After meeting with President Vladimir Putin this week, Secretary of State Rex Tillerson told reporters that the “current state of U.S.-Russia relations is at a low point.” Contributing to the tense relationship between Washington and Moscow are ongoing crises in Syria, North Korea and Ukraine and the conclusion by American intelligence agencies that Russia interfered in the most recent U.S. presidential election, among other issues. More than 25 years after the Soviet Union’s fall, Putin’s Russia is one of the most significant adversaries the United States faces on the world stage.
To get some sense of how to move forward from this point, it may help to take a look back. Early in 1946, as the confrontation between the United States and the Soviet Union was heating up, George Kennan, the 44-year-old U.S. charge d’affaires in Moscow, sent an 8,000-word “long telegram” to the Department of State outlining his views on the Soviet Union, and his opinion on what U.S. policy should be toward the communist state.
Kennan had been one of the U.S. diplomats who helped to establish the first American embassy in the Soviet Union in 1933. He respected the Russian people, but during his time there had grown increasingly critical of the communist leadership, and viewed President Franklin D. Roosevelt’s friendly wartime stance toward Josef Stalin as misguided. Less than a year after Roosevelt’s death, Kennan decided to come forward with his own view on things.
In mid-1947, the long telegram was published in the magazine Foreign Affairs, under the title “The Sources of Soviet Conduct.” Though the piece was better known as the “X Article”—Kennan had used the byline “Mr. X” to avoid looking like he was presenting official U.S. government policy—everyone at the State Department and White House knew exactly who had written it.
Together, Kennan’s telegram and article presented a comprehensive plan for how the United States should handle the growing rivalry with the Soviet Union, which he believed was a ruthless, inherently unstable state. “The main element of any United States policy toward the Soviet Union,” Kennan wrote, “must be that of a long-term, patient but firm and vigilant containment of Russian expansive tendencies.”
In short, Americans should be patient and wait until the rival superpower imploded, while at the same time acting forcefully to curb the USSR’s attempts to expand its influence. Kennan was convinced that the Soviets would attempt further expansion, and pointed (correctly, as it turned out) to Iran and Turkey as immediate potential trouble spots. But the Soviets were not only expansionist, Kennan argued. They were also pragmatic and “highly sensitive to logic of force,” and would back down “when strong resistance is encountered at any point.”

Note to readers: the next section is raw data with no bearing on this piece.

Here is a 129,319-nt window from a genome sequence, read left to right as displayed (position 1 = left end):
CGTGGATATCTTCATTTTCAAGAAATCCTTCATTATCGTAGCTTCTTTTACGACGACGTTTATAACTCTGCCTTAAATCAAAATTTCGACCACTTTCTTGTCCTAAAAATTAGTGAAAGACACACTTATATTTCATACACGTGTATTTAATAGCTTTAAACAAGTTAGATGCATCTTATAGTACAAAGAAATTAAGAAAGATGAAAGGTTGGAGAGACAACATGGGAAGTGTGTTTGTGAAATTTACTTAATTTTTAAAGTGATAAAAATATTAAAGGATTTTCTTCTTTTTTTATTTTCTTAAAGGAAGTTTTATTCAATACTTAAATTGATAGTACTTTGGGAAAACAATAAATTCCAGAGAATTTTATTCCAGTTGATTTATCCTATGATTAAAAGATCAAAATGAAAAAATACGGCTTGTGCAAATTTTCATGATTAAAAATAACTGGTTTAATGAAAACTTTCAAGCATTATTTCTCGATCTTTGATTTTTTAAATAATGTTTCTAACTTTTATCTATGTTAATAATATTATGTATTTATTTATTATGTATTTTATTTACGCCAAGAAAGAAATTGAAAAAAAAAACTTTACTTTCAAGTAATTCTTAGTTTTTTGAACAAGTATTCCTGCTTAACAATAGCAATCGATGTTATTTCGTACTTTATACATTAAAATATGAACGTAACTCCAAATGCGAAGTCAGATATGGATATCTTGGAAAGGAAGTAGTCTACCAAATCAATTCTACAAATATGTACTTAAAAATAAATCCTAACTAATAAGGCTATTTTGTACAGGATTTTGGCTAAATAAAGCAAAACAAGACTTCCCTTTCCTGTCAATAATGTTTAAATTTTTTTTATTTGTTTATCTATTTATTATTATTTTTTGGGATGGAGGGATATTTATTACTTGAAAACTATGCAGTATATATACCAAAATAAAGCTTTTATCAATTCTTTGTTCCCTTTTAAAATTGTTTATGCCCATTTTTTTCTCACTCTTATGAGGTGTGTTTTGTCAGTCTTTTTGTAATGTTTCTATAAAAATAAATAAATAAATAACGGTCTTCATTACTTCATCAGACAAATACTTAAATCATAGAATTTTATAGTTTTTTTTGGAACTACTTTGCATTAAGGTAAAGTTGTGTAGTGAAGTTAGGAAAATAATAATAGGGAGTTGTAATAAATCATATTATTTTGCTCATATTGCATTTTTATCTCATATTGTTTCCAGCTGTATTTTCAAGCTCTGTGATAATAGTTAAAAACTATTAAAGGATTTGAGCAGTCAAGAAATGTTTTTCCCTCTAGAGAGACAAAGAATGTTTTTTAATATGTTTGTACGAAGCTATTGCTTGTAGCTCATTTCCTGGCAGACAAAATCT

President Harry S. Truman’s administration embraced Kennan’s plan, and took a variety of steps to “contain” Moscow’s ambitions over the next few years, including the establishment of the North Atlantic Treaty Organization (NATO) in 1949. Containment remained the primary U.S. policy toward Moscow for the duration of the Cold War, with more hawkish leaders using it to justify everything from the costly nuclear arms race to the domino theory, which viewed smaller nations like Vietnam as U.S.-Soviet proxies. By the 1960s, Kennan had begun to question some of his own assertions, and became a vocal critic of the Vietnam War, believing U.S. policymakers needed to focus more on political and economic programs than military containment of the Soviets.
On December 25, 1991, history vindicated Kennan’s wait-it-out strategy, as the Soviet Union (peacefully) dissolved. But despite the good intentions expressed early on by leaders like Boris Yeltsin, Russia has decidedly not transformed into a democracy. Since 1999, when Yeltsin picked Putin, a former KGB officer, as prime minister and his successor, the Kremlin has steadily distanced itself from the West and worked to weaken institutions such as NATO and the European Union.
With Putin bringing Russia back to its undemocratic roots, and U.S.-Russia relations deteriorating swiftly, it’s hard not to think another part of Kennan’s advice might also still be relevant today. Instead of trying to change the Soviet government itself, or to focus on befriending a regime so fundamentally different from our own, Kennan argued, the United States should “formulate and put forward to other nations a much more positive and constructive picture of [the] sort of world we would like to see that we have put forward in past.” Today, more than 70 years after Kennan wrote the long telegram, confronting the tasks involved with creating the positive example he envisioned—including such vital domestic issues as education, infrastructure, health care and employment—may yet prove the biggest challenge of all.